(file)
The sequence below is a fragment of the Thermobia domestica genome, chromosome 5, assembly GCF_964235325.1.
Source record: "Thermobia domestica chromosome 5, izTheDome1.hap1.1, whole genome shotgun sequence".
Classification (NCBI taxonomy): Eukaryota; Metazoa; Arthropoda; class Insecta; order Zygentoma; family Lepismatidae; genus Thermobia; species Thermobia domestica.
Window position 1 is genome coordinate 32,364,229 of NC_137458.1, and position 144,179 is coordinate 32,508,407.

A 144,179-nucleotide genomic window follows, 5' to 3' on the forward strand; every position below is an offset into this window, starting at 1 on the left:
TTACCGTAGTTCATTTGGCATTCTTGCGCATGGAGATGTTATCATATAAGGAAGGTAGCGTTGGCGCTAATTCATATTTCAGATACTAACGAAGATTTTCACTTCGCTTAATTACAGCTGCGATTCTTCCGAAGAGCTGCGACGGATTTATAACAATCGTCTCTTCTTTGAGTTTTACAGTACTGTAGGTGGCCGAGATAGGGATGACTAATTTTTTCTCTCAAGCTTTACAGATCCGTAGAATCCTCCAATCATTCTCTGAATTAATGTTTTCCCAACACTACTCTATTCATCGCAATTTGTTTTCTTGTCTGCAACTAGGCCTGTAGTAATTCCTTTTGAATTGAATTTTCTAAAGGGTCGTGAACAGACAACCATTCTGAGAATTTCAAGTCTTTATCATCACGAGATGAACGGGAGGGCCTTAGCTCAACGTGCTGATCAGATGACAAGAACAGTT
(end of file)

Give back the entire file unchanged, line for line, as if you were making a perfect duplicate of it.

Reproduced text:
The sequence below is a fragment of the Thermobia domestica genome, chromosome 5, assembly GCF_964235325.1.
Source record: "Thermobia domestica chromosome 5, izTheDome1.hap1.1, whole genome shotgun sequence".
Classification (NCBI taxonomy): Eukaryota; Metazoa; Arthropoda; class Insecta; order Zygentoma; family Lepismatidae; genus Thermobia; species Thermobia domestica.
Window position 1 is genome coordinate 32,364,229 of NC_137458.1, and position 144,179 is coordinate 32,508,407.

A 144,179-nucleotide genomic window follows, 5' to 3' on the forward strand; every position below is an offset into this window, starting at 1 on the left:
TTACCGTAGTTCATTTGGCATTCTTGCGCATGGAGATGTTATCATATAAGGAAGGTAGCGTTGGCGCTAATTCATATTTCAGATACTAACGAAGATTTTCACTTCGCTTAATTACAGCTGCGATTCTTCCGAAGAGCTGCGACGGATTTATAACAATCGTCTCTTCTTTGAGTTTTACAGTACTGTAGGTGGCCGAGATAGGGATGACTAATTTTTTCTCTCAAGCTTTACAGATCCGTAGAATCCTCCAATCATTCTCTGAATTAATGTTTTCCCAACACTACTCTATTCATCGCAATTTGTTTTCTTGTCTGCAACTAGGCCTGTAGTAATTCCTTTTGAATTGAATTTTCTAAAGGGTCGTGAACAGACAACCATTCTGAGAATTTCAAGTCTTTATCATCACGAGATGAACGGGAGGGCCTTAGCTCAACGTGCTGATCAGATGACAAGAACAGTT